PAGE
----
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Sydney Morning Herald Column

Snowy Valleys Sculpture Trail

Published May 24, 2022
Harrie Fasher, 'The Last Charge' (2017), Adelong

It’s said there are distinct personality differences between those who prefer the mountains or the seashore. While it would be hard to argue all beach lovers are extroverts while mountain people are introverts, it’s probably true that most of us harbour an innate preference for one or the other. For Sculpture by the Sea, the public attractions of the coastline near Bondi or Cottesloe, have drawn massive crowds since the show began in 1997. Now David Handley and his crew have turned their attention inland, to the Snowy Valleys, to the northwest of Kosciuszko National Park.

This region, between the Snowies and the western slopes, is one of Australia’s renowned beauty spots, meaning that tourism plays a large part in the local economy. This is the thrust behind the new Snowy Valleys Sculpture Trail, which has been a couple of years in the making and is viewed as a key component of the area’s recovery from the bushfires of 2019.

Michael Le Grand, ‘Schism’ in Adelong

The scheme will be implemented in three phases, the second stage will come along later this year, the third in April 2023. Works are being installed in the towns of Adelong, Batlow, Tumbarumba, and Tooma, with further pieces to be found at three local wineries: Courabaya, Johansen and Obsession. In this first stage, 26 sculptures have been assigned permanent locations.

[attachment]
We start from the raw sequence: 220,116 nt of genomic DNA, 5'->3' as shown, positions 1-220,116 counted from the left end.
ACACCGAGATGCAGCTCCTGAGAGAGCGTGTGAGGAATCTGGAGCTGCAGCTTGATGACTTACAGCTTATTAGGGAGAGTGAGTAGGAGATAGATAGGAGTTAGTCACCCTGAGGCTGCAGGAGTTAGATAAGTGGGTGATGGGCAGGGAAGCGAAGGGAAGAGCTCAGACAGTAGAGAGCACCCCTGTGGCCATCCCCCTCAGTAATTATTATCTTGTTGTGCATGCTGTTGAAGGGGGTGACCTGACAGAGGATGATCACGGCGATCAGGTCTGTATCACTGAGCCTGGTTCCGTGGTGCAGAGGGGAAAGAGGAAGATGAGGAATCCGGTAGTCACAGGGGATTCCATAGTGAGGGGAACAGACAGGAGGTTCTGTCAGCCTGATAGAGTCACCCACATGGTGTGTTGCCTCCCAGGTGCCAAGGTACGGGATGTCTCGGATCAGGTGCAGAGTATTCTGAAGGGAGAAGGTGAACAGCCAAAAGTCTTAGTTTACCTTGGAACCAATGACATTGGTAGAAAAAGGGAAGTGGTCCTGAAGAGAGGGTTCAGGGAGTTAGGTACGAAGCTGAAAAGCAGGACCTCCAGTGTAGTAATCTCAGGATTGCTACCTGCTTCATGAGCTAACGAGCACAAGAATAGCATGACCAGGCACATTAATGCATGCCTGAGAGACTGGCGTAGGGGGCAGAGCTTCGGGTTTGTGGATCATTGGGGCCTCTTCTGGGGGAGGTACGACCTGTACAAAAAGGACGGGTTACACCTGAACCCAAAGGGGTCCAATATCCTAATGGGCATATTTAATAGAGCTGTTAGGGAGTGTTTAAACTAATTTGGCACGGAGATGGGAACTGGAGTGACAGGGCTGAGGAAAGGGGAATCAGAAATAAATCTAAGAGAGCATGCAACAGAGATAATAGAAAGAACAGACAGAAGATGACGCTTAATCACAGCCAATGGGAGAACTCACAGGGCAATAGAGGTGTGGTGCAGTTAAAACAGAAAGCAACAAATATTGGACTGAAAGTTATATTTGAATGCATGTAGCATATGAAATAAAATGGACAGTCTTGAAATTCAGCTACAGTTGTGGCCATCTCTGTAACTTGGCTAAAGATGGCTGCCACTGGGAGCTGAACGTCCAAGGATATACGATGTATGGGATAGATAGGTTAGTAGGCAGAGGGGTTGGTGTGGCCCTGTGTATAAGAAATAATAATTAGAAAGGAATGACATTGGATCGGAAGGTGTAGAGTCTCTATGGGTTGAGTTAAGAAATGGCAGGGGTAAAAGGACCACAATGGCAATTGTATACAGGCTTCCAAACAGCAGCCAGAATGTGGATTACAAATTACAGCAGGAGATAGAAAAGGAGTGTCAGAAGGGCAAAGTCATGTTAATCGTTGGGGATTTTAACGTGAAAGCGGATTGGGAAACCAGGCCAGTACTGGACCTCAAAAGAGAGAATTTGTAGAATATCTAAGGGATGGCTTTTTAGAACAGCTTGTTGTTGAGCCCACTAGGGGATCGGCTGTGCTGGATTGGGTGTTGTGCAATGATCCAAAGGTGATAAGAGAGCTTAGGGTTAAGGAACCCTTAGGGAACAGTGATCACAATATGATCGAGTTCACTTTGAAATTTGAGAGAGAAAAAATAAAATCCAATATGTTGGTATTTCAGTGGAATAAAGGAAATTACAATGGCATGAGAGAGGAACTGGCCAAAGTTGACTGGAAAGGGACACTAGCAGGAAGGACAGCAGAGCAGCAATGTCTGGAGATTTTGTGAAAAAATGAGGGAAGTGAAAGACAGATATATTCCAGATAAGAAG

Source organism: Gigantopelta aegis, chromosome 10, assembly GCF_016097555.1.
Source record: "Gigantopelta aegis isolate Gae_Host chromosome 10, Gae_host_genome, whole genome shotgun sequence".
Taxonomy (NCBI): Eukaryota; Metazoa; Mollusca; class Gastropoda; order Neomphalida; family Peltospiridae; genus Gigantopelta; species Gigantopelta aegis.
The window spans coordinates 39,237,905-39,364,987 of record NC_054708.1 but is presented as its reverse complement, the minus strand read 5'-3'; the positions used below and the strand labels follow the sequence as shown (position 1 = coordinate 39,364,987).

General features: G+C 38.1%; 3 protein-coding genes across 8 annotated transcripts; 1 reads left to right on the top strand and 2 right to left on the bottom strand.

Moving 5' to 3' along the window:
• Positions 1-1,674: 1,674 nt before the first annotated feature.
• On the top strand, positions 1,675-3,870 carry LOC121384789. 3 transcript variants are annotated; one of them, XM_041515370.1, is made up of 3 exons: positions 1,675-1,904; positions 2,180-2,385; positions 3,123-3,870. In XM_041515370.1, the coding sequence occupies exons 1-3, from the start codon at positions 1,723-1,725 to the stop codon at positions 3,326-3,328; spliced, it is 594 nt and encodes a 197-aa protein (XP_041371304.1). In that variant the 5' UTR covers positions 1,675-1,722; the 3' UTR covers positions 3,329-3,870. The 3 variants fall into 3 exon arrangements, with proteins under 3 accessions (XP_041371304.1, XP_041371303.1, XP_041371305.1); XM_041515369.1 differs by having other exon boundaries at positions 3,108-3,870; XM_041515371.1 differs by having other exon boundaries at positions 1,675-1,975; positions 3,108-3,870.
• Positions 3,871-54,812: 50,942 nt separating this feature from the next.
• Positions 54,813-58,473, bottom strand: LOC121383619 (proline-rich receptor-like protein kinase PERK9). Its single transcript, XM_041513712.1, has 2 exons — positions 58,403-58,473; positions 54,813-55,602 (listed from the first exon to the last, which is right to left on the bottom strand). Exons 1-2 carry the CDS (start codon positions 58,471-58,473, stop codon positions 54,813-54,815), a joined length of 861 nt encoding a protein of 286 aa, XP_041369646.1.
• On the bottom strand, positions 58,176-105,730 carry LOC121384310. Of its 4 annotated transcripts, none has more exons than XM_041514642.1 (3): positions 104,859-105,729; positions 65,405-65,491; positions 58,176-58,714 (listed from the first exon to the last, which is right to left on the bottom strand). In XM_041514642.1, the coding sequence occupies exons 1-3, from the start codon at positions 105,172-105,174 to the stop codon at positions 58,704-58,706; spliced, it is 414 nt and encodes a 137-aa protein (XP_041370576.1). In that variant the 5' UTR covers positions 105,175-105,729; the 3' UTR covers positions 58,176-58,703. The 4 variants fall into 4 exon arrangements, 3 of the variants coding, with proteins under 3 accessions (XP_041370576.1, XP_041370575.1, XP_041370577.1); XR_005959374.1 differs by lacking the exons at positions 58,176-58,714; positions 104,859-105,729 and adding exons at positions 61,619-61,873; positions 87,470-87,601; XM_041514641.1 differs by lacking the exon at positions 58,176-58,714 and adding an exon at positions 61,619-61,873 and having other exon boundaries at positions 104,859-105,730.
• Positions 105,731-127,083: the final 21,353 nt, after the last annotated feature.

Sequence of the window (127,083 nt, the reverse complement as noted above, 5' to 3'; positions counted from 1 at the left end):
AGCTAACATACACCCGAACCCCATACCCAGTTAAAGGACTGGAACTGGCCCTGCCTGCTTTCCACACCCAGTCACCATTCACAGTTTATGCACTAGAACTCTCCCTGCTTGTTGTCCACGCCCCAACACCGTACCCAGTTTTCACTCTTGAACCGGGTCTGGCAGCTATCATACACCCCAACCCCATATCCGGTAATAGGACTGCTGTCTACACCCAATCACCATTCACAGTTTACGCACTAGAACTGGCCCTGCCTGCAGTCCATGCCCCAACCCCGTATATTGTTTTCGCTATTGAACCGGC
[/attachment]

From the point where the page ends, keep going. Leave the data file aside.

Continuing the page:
I flew to Wagga Wagga and drove around the Trail last week, covering some 300 kms, not quite seeing everything. The experience was reminiscent of the Echigo-Tsumari Art Triennial, set in the mountains between Tokyo and Niigata, which is spread out over 765 square kms. The motivation behind the Triennial was to use art to reinvigorate an area dying because of depopulation – a peculiarly Japanese problem. The event has turned this mountainous region into a major international drawcard.

Tania Spencer, ‘Gumnut Cap Trio’ , Adelong

Echigo-Tsumari is buried under two metres of snow in winter, and unbearably hot and humid in summer. By comparison, the Snowy Valleys are temperate and attractive. Even the stated aim of bushfire recovery seems to have been largely accomplished, at least to this tourist’s eye. There are plenty of blackened tree trunks that bear witness to the severity of the fires, and a chill in the air that signals the proximity of snow country, but these are small matters alongside the fresh air and magnificent, undulating landscapes.

My first stop was Adelong, where a series of sculptures have been installed alongside a creek a few minutes from the centre of town. For those who want a longer walk, the trail connects to an existing attraction, incorporating Adelong Falls and the ruins of an old gold mill.

Kelde Moseholm, ‘The Kiss’, Batlow

Eleven sculptors are represented, four of them Japanese. Usamu and Masako Ohnishi have made a shelter in the shape of a rabbit’s head; Takeshi Tanabe, has contributed a carving in black granite that creates a visual echo of a nearby (currently) fast-moving creek; Akiho Tata has placed two large, pink, intricately carved stone eggplants between the creek and the path. Shaumyika Sharma, from the USA, has created a long, wavy bench in coloured concrete; while Slovakian sculptor, Lubomir Mikle, has made a cor-ten steel work that resembles a ring of schematic car bodies. The Australian artists are Ron Gomboc and Tanya Spencer, from Western Australia; Michael Le Grand and Harrie Fasher from NSW. Placed between these works are a series of witty signs, by New Zealander, Giuliana de Felice. One sign gives us a choice between The Future and The Past. Others points the way to Answers, or to Destiny.